August 2023

Cow Hollow Association Newsletter

Please Support Your Neighborhood Association!

In this Issue

Devastating Precedent on Lombard - Pre-App Meeting August 17

Double Jeopardy - State Density Bonus + Housing Element

Impact of State Zoning Laws - Support Ballot Initiative

Devastating Precedent on Lombard Street

Attend Pre-App Meeting on August 17

Proposed 73’ Tall Building with Condos and Rooftop Bar at 2101 Lombard Street (at Fillmore)

One developer's bad investment is about to set a devastating precedent on Lombard Street.

A restaurant and bar development group is seeking to erect a 73’ tall luxury condo building with an open rooftop restaurant and bar at the corner of Lombard and Fillmore (2101 Lombard), formerly the location of the KFC/Taco Bell restaurant. The development group owns other nearby establishments in the “Triangle” area and on Lombard Street: Jaxson, Wilder, and Westwood. This project is a further expansion of their nightlife footprint in the area … this time on an open rooftop dominating the neighborhood and towering over Lombard and Fillmore Street.

Before obtaining a permit for this project, SF Planning requires they host a pre-application meeting for neighbors to learn about the project, ask questions, and voice concerns. The developers need and the SF Planning Department wants to hear from the citizenry and especially from our community on this height and rooftop open bar precedent-setting project. You can attend in person (preferable) or join via Zoom. We are also asking that you share this email with your neighbors to get the word out.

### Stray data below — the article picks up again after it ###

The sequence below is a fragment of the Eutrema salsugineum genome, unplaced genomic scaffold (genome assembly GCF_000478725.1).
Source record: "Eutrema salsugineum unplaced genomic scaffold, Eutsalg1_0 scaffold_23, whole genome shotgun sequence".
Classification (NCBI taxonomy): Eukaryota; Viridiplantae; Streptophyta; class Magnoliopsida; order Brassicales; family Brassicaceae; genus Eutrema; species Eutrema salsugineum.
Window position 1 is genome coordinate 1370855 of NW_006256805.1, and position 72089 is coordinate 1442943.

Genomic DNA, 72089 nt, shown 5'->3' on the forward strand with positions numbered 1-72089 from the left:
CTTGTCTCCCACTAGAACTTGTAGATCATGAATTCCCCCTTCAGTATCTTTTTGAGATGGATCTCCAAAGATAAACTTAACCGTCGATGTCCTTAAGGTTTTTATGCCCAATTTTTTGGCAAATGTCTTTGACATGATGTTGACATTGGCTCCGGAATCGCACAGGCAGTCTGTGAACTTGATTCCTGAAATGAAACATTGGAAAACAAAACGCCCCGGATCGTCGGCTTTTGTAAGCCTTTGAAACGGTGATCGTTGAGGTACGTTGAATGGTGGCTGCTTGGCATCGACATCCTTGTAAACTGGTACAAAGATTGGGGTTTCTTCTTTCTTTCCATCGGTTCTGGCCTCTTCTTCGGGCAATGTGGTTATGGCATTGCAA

Pre-Application Meeting

Thursday, August 17 at 6:00 pm

In Person:

2207 Lombard Street

Via Zoom:

Ariel View looking south of Proposed 73’ Tall Building at 2101 Lombard Street (at Fillmore)

View looking north of Proposed 73’ Tall Building at 2101 Lombard Street (at Fillmore)

The developer claims they cannot build on this corner lot profitably within the current zoning law of 45’ because it’s an odd size lot which does not otherwise “pencil out.” To make the development profitable, they are applying a contorted interpretation of the State Density Bonus (SDB) law. The law gives developers several “concessions and waivers” from otherwise applicable zoning to reduce project development costs in exchange for the inclusion of affordable units.